Archive for August 25th, 2016

Of Tigers and Feathers – a romantic’s journey through singledom

Why this project?

The seed for this started with Jess Zimmerman’s essay on hunger and how what the world sees as a man’s hearty appetite equals that same world’s definition of a woman’s avaricious voracity.

It started me thinking.

In what ways have I been curtailed and starved as a woman? Society’s thoughts on whether I’m skinny enough, pretty enough, compliant enough, submissive enough, kind enough, gentle enough. Read: feminine enough. Because it’s 2016 and we still have enough outdated gender notions to sink the Titanic.

In what ways have I been told “no, that’s enough” as an immigrant? To be grateful that I’m allowed on this hallowed ground. To be grateful that I’m part of a “model minority” easily allowed a visa and not one of those illegal aliens to be deported on sight. To be grateful for the things I have, and if I’m not sufficiently ecstatic, to “go home”.

In what ways have I been squeezed and packed into a plexiglass cube as a person of color? Almost always the demure sidekick as opposed to the heroine, the helpless foil to the main character’s sassy kick-ass personality, the shy introvert in need of a white savior. If not the red shirt, then the slinky, sly, sexy femme fatale out to get the heroine’s man, no matter his disdain or outright insult. Or simply invisible in the vast seas of media, no matter if the setting is historical anywhere to a thousand years later in space to places of sheer fantasy where vampires and werewolves roam.

In what ways have I been scoffed at for wanting more as an artist? Told to be grateful that anyone wants to read me at all. Mocked for the thought of wanting to make a living off something I enjoy. Treated with gentle condescension, patted on the head, and told I’d have to get a real job so I could live in the real world.

And then there’s the idea of being neuro-typical. Of being gender normative in the way your particular society wants. Of conforming, always conforming.

How have I been starved? How am I hungry? What will feed me versus what will nourish me?

Then, I read Kristi Coulter’s essay about the real reasons why women drink. As someone who regularly turned to cocktails to get through the day/month/year and who really bought into the “oh, your day blew? Have a drink!” band-aid kool-aid in the past, I cringed and nodded my way through.

Your boyfriend refuses to help out around the house? Pick up a glass of wine, put on some music, and vacuum the floor yourself.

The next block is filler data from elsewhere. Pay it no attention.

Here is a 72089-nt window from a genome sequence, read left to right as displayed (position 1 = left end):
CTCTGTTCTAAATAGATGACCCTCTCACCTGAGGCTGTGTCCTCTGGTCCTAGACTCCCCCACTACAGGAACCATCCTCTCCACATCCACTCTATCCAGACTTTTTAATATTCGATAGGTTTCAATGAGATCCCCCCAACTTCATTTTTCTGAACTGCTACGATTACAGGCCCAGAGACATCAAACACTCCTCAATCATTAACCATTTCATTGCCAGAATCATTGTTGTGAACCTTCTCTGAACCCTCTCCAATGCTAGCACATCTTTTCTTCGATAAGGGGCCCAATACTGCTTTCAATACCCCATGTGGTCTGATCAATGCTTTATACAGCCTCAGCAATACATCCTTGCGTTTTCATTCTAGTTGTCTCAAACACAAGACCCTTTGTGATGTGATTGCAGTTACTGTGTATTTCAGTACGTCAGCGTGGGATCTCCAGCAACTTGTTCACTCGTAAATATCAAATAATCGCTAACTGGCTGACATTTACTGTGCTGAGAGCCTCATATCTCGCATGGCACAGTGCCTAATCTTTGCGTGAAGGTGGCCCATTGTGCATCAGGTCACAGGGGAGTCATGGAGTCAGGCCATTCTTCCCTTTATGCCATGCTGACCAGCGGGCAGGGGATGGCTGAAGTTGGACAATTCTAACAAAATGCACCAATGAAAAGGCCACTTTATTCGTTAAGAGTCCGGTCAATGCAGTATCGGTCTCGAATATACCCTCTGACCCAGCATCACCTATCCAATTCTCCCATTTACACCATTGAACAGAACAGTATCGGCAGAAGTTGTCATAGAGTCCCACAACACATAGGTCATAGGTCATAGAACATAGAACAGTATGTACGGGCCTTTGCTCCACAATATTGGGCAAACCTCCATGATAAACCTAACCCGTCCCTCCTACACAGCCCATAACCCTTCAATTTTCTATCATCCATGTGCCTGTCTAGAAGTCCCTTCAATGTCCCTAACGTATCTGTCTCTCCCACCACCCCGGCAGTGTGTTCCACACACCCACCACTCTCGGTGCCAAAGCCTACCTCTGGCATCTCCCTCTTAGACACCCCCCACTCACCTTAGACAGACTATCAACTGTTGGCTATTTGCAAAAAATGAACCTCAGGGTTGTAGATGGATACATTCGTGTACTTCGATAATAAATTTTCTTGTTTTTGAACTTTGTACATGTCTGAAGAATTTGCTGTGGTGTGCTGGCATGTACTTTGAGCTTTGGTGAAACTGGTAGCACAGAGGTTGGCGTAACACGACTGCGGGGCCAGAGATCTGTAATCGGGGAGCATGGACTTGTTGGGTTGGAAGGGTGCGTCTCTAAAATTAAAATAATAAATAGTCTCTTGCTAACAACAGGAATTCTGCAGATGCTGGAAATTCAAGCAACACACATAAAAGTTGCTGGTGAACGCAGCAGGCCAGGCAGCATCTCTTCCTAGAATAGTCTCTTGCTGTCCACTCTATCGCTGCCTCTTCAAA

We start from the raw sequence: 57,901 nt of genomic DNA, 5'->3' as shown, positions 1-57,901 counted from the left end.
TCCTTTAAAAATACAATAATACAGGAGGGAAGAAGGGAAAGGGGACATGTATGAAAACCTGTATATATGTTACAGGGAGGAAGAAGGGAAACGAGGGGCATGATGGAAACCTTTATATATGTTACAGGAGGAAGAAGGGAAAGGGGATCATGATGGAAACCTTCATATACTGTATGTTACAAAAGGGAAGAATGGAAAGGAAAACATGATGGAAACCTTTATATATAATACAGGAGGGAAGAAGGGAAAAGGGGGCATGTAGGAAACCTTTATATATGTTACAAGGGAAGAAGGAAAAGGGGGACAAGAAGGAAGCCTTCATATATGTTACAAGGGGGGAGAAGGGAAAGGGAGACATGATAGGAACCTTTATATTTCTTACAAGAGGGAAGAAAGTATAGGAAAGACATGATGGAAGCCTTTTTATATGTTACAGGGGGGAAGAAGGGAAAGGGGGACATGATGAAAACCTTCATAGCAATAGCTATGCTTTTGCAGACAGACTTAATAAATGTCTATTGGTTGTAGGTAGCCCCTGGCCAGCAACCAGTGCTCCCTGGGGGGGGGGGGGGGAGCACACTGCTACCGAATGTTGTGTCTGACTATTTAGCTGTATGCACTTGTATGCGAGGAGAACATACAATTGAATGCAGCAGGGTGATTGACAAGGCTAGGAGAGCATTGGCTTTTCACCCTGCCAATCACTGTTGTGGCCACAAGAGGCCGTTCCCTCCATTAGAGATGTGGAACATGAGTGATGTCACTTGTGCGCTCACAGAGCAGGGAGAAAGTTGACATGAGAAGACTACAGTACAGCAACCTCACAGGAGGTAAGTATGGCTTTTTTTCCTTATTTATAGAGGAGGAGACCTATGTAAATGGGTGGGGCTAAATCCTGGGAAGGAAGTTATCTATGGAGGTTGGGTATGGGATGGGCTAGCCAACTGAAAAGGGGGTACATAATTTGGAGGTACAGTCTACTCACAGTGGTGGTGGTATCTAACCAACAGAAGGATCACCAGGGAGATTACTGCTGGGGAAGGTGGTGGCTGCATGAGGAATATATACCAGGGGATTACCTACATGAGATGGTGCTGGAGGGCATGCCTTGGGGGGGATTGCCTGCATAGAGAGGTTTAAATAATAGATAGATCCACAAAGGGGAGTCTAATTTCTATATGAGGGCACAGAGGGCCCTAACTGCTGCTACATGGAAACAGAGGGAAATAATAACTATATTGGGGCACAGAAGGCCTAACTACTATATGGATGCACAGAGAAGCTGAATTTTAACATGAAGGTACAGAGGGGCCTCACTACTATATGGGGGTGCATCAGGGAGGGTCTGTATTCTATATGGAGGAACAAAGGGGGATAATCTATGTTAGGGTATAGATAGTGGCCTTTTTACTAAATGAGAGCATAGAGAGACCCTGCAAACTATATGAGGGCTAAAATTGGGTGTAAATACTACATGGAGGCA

Your boss is a racist sexist dickhead? Throw back a shot or three and keep trucking.

Your health insurance doesn’t cover dental or the tests for your mysterious chronic illness and you’re fielding medical bills seemingly aimed to get you bankrupt? Here’s a fifth of whiskey, now hush.

You’re stressing out because you can’t find affordable daycare but you also can’t afford to stay at home? Have a “mommy juice” and laugh your woes away.

And it all circled back to the question of hunger, of “hysterical” demands, of not being allowed to ask for what we need to survive and thrive. We’re not just drinking because it’s fun; we’re drinking to numb the pangs of starvation.

Let’s drink to forget so we can keep on keeping on in a country that doesn’t offer adequate support to new parents, that speaks of freedom and liberating the world but refuses to face up to its own racist and sexist agendas, that expects its citizens to be the best and brightest without offering the scaffolding required to build them up.

Let’s drink so we don’t fight, so we can all pretend that everything’s just fine.

Then, I strolled over to Kristi Coulter’s blog about sobriety and it really hit me, how in many ways abstaining from alcohol was similar to abstaining from other similarly mind-altering things. Things like using spirituality to hide gaping wounds. Like using relationships to try and keep back the darkness. Like relying on everything except myself for what I need. Like chasing everything shiny to block out the screaming emptiness inside.


Of Tigers and Feathers is an exploration into hunger, into the depths to find the source of that hidden ache, and hopefully into a state where I can not only acknowledge what I need, but find ways to be satiated and feed others.